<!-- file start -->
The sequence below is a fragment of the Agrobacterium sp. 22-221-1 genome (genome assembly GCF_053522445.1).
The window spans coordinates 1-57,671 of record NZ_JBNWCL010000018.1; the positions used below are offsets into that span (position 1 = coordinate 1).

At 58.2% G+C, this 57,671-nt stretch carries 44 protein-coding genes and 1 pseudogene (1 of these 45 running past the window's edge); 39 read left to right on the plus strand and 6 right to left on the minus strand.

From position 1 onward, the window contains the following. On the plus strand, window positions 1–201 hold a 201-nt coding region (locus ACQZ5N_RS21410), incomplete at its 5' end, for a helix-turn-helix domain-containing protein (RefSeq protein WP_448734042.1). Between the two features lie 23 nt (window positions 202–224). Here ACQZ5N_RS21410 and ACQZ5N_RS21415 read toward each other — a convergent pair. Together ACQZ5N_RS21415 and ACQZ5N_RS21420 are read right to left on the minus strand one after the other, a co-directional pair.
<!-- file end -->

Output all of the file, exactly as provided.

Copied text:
The sequence below is a fragment of the Agrobacterium sp. 22-221-1 genome (genome assembly GCF_053522445.1).
The window spans coordinates 1-57,671 of record NZ_JBNWCL010000018.1; the positions used below are offsets into that span (position 1 = coordinate 1).

At 58.2% G+C, this 57,671-nt stretch carries 44 protein-coding genes and 1 pseudogene (1 of these 45 running past the window's edge); 39 read left to right on the plus strand and 6 right to left on the minus strand.

From position 1 onward, the window contains the following. On the plus strand, window positions 1–201 hold a 201-nt coding region (locus ACQZ5N_RS21410), incomplete at its 5' end, for a helix-turn-helix domain-containing protein (RefSeq protein WP_448734042.1). Between the two features lie 23 nt (window positions 202–224). Here ACQZ5N_RS21410 and ACQZ5N_RS21415 read toward each other — a convergent pair. Together ACQZ5N_RS21415 and ACQZ5N_RS21420 are read right to left on the minus strand one after the other, a co-directional pair.